The international refugee system, constructed in the aftermath of World War II, has enabled millions of refugees in every region to find safety in other countries. President Trump’s expected action to suspend all refugee resettlement to the United States and to impose additional restrictions on refugees from largely Muslim countries is a sad day for refugees and for cherished American values.
The United Nations High Commissioner for Refugees, the Brookings-LSE Project on Internal Displacement and Georgetown University’s Institute for the Study of International Migration organized an expert consultation on “Guidance on protecting people from disasters and environmental change through planned relocation.” An overview of the project is synthesized below.
By: Angela Sherwood, Megan Bradley, Lorenza Rossi, Rufa Guiam and Bradley Mellicker
The relationship between displacement and security would appear to be obvious: refugees and internally displaced persons (IDPs) are often displaced because of a lack of security, and cannot find solutions to displacement until security is reestablished, either at their place of origin or new location. In a similar vein, the fact that large numbers of people are displaced can have serious security implications—potentially impeding stability and peacebuilding efforts. Overcoming conflict requires finding durable solutions to those that have been displaced.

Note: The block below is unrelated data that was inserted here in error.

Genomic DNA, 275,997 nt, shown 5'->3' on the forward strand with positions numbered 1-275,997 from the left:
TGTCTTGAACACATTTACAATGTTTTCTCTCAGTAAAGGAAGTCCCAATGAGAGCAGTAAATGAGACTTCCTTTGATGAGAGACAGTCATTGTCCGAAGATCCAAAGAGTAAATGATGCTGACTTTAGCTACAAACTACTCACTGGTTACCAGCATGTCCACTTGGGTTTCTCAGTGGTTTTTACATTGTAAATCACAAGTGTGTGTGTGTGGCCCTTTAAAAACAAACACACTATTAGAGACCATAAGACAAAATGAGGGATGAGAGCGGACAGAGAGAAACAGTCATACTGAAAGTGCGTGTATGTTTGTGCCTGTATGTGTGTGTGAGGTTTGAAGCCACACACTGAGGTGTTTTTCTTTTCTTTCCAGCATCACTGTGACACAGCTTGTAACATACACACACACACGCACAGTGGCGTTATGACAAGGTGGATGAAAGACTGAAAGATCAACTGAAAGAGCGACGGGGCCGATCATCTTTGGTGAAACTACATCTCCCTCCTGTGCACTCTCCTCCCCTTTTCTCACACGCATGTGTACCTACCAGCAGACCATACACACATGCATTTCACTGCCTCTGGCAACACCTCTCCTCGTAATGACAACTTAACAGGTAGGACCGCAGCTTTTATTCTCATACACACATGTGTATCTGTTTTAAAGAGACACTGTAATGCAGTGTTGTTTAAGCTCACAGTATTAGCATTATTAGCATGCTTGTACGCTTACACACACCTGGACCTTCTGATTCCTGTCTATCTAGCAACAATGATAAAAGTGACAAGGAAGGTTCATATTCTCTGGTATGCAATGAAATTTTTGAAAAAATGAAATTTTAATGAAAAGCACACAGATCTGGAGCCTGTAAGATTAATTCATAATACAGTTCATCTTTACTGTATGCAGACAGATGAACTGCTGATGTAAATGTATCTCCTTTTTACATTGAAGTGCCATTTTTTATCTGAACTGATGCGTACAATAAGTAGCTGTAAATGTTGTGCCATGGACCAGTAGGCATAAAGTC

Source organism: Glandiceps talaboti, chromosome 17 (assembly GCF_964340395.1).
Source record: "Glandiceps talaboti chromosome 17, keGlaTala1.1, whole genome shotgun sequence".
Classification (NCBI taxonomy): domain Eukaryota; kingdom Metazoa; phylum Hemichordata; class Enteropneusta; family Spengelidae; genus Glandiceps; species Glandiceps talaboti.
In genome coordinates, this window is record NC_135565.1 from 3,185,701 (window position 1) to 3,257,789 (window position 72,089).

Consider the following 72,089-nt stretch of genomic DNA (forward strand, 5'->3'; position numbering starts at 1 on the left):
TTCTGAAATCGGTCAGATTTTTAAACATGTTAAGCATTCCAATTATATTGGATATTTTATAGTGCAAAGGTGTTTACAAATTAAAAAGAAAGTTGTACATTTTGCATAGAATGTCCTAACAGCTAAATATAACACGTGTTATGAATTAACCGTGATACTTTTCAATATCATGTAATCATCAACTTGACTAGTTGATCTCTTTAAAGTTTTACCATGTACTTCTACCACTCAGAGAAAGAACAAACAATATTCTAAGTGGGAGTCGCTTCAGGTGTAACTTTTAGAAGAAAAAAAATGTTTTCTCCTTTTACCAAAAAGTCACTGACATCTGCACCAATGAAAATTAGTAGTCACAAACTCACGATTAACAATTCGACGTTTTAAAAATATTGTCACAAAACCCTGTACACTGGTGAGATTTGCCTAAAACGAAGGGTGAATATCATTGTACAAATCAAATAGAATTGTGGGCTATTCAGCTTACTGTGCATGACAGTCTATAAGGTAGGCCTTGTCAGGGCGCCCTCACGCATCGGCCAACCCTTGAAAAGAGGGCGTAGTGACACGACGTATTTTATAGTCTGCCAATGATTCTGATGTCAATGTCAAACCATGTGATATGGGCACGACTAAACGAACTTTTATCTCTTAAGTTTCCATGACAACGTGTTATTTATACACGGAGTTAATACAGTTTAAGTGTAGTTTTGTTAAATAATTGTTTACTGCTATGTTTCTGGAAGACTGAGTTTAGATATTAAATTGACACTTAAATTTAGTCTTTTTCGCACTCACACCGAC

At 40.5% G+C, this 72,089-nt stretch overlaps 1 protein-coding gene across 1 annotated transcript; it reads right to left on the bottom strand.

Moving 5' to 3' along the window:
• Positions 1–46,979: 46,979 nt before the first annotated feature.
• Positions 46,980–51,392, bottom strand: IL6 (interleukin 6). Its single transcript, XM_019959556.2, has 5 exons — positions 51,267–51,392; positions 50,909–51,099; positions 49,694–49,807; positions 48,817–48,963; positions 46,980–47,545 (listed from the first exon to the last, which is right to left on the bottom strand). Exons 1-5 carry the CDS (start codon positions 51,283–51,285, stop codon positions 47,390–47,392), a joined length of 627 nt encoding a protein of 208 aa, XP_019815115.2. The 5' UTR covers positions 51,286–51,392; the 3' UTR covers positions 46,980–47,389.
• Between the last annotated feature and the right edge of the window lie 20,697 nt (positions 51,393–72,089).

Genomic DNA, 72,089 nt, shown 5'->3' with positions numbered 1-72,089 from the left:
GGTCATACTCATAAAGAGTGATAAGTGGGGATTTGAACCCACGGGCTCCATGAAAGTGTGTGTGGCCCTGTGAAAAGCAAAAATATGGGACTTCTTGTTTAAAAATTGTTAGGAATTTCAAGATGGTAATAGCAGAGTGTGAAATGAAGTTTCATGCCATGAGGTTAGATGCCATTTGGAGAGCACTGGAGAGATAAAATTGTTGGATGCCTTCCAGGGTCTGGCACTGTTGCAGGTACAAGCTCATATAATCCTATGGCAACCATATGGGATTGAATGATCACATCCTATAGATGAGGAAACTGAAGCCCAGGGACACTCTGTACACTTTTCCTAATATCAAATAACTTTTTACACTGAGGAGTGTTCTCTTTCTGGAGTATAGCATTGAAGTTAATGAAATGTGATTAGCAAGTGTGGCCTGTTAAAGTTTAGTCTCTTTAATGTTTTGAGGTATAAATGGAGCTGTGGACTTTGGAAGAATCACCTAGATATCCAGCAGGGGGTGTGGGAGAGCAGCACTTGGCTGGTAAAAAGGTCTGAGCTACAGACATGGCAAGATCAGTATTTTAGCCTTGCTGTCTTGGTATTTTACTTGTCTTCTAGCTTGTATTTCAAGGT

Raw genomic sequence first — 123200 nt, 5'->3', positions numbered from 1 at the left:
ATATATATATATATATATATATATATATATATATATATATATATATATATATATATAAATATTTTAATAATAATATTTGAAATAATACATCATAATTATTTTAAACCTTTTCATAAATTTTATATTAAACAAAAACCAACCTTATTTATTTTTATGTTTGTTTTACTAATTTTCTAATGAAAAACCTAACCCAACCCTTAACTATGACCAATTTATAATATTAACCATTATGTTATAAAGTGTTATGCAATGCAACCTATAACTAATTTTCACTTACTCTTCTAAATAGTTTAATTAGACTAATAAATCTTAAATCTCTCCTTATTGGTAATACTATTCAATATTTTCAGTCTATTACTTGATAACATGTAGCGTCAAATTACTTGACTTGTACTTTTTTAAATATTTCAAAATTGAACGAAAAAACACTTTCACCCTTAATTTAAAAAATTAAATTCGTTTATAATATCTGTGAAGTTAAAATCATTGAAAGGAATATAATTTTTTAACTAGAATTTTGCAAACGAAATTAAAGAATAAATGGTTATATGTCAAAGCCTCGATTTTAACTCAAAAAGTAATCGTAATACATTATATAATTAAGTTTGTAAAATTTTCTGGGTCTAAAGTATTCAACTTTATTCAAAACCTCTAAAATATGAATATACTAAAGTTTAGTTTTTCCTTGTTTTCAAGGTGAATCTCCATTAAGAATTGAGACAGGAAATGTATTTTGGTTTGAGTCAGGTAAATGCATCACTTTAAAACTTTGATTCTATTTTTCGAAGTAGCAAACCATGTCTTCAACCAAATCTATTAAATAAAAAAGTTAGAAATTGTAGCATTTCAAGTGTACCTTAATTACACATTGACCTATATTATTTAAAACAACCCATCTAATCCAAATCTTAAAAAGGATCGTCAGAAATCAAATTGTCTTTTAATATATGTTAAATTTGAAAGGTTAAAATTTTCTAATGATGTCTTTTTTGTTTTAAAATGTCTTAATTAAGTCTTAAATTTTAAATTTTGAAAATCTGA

This study considers the different elements of South Asian Association for Regional Cooperation (SAARC) Disaster Management Centre (DMC)’s efforts over the last decade and assesses their impact in supporting the national capacities of member states.